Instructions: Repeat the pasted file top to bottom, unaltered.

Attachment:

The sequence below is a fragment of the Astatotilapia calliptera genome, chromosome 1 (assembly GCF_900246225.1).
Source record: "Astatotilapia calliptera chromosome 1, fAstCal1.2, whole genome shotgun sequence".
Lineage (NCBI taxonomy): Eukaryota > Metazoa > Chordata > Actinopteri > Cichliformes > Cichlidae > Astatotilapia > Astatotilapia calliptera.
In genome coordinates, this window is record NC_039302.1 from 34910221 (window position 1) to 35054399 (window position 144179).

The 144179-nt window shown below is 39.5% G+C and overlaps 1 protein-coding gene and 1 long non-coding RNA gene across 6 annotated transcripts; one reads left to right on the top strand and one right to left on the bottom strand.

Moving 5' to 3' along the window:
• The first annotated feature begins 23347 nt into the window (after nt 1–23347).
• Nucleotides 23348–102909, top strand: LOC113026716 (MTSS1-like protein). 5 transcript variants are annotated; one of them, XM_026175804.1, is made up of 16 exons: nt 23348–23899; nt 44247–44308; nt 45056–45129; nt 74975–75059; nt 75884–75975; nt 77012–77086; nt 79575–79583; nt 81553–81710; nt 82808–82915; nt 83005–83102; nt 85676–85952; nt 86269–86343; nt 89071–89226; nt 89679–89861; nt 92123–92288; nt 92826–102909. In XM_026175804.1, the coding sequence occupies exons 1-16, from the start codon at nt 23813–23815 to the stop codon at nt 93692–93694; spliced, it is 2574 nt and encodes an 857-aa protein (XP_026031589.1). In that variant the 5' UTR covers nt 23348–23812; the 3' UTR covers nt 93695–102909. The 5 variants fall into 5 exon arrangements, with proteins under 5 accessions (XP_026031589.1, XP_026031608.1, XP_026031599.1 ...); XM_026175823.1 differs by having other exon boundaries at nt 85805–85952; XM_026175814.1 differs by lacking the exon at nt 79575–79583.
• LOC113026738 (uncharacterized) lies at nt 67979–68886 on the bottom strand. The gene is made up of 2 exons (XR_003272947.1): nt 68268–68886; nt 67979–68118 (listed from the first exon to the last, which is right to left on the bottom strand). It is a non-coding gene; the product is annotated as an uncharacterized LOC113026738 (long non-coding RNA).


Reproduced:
The sequence below is a fragment of the Astatotilapia calliptera genome, chromosome 1 (assembly GCF_900246225.1).
Source record: "Astatotilapia calliptera chromosome 1, fAstCal1.2, whole genome shotgun sequence".
Lineage (NCBI taxonomy): Eukaryota > Metazoa > Chordata > Actinopteri > Cichliformes > Cichlidae > Astatotilapia > Astatotilapia calliptera.
In genome coordinates, this window is record NC_039302.1 from 34910221 (window position 1) to 35054399 (window position 144179).

The 144179-nt window shown below is 39.5% G+C and overlaps 1 protein-coding gene and 1 long non-coding RNA gene across 6 annotated transcripts; one reads left to right on the top strand and one right to left on the bottom strand.

Moving 5' to 3' along the window:
• The first annotated feature begins 23347 nt into the window (after nt 1–23347).
• Nucleotides 23348–102909, top strand: LOC113026716 (MTSS1-like protein). 5 transcript variants are annotated; one of them, XM_026175804.1, is made up of 16 exons: nt 23348–23899; nt 44247–44308; nt 45056–45129; nt 74975–75059; nt 75884–75975; nt 77012–77086; nt 79575–79583; nt 81553–81710; nt 82808–82915; nt 83005–83102; nt 85676–85952; nt 86269–86343; nt 89071–89226; nt 89679–89861; nt 92123–92288; nt 92826–102909. In XM_026175804.1, the coding sequence occupies exons 1-16, from the start codon at nt 23813–23815 to the stop codon at nt 93692–93694; spliced, it is 2574 nt and encodes an 857-aa protein (XP_026031589.1). In that variant the 5' UTR covers nt 23348–23812; the 3' UTR covers nt 93695–102909. The 5 variants fall into 5 exon arrangements, with proteins under 5 accessions (XP_026031589.1, XP_026031608.1, XP_026031599.1 ...); XM_026175823.1 differs by having other exon boundaries at nt 85805–85952; XM_026175814.1 differs by lacking the exon at nt 79575–79583.
• LOC113026738 (uncharacterized) lies at nt 67979–68886 on the bottom strand. The gene is made up of 2 exons (XR_003272947.1): nt 68268–68886; nt 67979–68118 (listed from the first exon to the last, which is right to left on the bottom strand). It is a non-coding gene; the product is annotated as an uncharacterized LOC113026738 (long non-coding RNA).